Tuesday, 28 May, 2019 - 13:30
Tips for Teachers - Classroom Management

This three step process Establish - Maintain - Restore is designed to assist teachers in building stronger student/teacher relationships and help reduce disruptive behavior.

Starting on a Positive Note each School Year.

To establish positive relationships, teachers can:

  • Schedule individual meetings with students to get to know them better – this will help ease tensions in the future if you need to give feedback / address disruptive behavior.
  • Encourage student-led activities so students feel more invested in their learning
  • Welcome students into the classroom at the door with a positive greeting or icebreaker questions.
  • Use positive communication techniques such as open-ended questions and compliments help students ease into classroom discussions.

Maintaining Relationships

Teachers can maintain good relationships with their students by continuing to implement the points above, and in addition:

  • Take note of positive and negative interactions with students -  aiming for a five-to-one ratio.
  • Regularly check in with students – ask how they are going and if they need any support.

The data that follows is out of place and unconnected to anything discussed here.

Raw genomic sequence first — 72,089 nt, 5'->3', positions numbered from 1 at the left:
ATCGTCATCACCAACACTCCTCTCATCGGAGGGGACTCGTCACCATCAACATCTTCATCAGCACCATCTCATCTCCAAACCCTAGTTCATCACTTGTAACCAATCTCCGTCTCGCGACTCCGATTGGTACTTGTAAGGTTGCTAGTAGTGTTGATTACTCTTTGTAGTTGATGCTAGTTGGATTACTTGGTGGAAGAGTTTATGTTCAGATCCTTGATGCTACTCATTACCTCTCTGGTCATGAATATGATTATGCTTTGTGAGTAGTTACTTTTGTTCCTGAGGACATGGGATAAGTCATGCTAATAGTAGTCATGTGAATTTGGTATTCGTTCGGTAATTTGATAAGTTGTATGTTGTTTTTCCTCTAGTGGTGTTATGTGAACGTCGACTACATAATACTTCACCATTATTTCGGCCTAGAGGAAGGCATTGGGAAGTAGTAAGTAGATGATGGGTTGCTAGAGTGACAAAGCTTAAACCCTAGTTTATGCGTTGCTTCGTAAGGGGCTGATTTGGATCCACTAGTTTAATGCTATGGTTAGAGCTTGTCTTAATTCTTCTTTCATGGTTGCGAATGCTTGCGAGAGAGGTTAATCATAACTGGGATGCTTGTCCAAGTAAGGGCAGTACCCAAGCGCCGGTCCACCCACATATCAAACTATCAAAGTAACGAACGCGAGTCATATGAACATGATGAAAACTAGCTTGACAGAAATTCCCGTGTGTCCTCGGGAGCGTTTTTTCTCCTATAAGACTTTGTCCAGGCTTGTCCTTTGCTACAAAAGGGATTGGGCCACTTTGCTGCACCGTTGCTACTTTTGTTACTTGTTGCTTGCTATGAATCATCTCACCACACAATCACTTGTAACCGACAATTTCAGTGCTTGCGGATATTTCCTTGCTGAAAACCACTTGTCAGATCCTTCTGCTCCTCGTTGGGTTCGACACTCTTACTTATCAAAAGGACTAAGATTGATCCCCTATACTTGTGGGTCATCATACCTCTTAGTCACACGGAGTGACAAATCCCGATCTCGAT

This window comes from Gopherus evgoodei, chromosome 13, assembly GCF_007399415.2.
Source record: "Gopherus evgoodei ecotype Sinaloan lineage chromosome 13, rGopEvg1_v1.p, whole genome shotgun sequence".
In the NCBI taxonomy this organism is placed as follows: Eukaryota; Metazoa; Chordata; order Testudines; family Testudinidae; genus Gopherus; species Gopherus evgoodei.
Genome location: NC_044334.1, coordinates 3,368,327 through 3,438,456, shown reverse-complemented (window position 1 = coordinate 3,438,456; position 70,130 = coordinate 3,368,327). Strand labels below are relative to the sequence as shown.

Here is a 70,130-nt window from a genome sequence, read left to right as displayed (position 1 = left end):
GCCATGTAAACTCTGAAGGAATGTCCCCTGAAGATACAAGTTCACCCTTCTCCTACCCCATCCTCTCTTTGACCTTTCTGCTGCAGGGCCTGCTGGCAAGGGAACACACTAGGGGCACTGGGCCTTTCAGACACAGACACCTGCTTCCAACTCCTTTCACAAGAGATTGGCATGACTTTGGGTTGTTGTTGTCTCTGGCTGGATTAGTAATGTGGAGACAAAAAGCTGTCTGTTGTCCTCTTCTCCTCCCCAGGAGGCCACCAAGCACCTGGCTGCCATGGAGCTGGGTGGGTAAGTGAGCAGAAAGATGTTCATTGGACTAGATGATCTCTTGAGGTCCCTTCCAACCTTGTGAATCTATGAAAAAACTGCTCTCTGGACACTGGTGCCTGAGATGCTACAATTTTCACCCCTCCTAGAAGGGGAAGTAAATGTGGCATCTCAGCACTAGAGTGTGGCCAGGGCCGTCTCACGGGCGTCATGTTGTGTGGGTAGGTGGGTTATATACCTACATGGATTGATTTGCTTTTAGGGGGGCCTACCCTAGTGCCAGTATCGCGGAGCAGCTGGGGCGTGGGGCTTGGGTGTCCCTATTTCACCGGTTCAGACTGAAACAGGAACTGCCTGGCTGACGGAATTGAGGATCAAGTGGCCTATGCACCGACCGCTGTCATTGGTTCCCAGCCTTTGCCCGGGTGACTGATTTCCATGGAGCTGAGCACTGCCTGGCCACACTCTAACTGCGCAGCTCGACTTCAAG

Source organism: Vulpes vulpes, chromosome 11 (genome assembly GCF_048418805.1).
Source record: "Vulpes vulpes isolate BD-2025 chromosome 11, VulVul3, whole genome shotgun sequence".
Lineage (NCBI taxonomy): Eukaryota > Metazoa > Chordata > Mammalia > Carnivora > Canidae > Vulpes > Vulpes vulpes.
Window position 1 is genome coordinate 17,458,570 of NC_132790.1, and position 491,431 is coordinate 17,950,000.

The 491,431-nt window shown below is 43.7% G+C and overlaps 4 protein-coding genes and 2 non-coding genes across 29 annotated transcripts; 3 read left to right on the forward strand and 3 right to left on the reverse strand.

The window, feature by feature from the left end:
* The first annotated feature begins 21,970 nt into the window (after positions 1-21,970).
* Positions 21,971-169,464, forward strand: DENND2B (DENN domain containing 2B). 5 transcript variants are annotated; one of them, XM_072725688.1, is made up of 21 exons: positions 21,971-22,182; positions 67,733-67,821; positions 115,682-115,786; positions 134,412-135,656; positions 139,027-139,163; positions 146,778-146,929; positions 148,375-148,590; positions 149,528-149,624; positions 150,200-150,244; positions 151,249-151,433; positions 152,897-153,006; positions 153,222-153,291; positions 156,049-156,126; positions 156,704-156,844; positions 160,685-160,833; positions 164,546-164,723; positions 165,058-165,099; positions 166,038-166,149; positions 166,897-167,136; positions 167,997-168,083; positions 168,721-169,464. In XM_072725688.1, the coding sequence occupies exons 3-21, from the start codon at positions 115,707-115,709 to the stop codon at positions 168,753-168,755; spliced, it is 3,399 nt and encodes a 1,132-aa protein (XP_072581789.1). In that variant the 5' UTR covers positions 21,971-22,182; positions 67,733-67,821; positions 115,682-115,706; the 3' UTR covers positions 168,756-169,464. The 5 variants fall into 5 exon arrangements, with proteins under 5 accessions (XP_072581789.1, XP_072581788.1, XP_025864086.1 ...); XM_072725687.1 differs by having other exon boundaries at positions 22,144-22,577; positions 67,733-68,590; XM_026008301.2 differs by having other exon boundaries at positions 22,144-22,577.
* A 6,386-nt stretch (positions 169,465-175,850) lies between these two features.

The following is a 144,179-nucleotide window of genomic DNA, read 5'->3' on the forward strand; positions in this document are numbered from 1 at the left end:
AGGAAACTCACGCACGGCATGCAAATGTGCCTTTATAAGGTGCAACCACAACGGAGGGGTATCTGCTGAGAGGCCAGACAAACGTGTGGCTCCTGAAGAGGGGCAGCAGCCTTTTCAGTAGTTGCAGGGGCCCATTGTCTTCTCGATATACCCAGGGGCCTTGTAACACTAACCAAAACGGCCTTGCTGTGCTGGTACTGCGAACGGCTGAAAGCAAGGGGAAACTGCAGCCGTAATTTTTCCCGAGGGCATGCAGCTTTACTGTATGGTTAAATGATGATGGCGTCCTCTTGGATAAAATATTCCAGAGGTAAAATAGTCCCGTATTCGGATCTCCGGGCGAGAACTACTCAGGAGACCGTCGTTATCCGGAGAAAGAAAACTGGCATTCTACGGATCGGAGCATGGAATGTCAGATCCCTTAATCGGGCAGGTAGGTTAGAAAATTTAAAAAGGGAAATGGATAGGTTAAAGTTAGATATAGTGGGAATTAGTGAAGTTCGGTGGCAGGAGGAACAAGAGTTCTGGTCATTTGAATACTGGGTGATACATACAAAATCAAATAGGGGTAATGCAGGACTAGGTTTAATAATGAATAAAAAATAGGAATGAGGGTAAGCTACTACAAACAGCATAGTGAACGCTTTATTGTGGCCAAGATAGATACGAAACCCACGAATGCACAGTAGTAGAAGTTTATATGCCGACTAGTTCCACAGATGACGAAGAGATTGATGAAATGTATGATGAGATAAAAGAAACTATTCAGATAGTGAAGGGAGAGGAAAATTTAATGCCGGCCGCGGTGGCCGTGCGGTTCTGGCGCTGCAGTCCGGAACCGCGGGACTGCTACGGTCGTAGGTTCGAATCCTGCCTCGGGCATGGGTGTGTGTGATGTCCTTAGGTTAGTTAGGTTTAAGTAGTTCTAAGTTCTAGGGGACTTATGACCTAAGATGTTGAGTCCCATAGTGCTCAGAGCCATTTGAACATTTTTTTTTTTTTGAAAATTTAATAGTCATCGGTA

• Acknowledge good behavior this will help stem negative behavior before it becomes an issue.

Repairing Harm Before Things Get Worse

When relationships need repair, teachers can:

  • Let go and start fresh try to avoid holding mistakes over a student’s head.  Give them a chance to start each day with a clean slate.
  • Take responsibility for their actions - avoid blaming students when things go wrong.  Think “What could I have done to avoid the problem in the first place?” Apologize when that’s called for—this will help build trust with students.
  • Show empathy. There are two sides to every story - acknowledge that students may have a different perspective to you about what happened.
  • Focus on solutions, not problems. Work with students to find a solution that everyone feels is fair.
  • Separate the deed from the doer. Criticize the behavior - not the person. If a student is labelled as a “problem student,” they may internalise that label, making it more likely that they’ll repeat the behavior in the future.

The Summary: Effective classroom management starts with teacher / student relationship building. When students feel a sense of belonging, they’re more likely to be academically engaged and act in a positive manner.

Source: https://www.edutopia.org by Youki Terada

To read the article in full visit https://www.edutopia.org/article/key-effective-classroom-management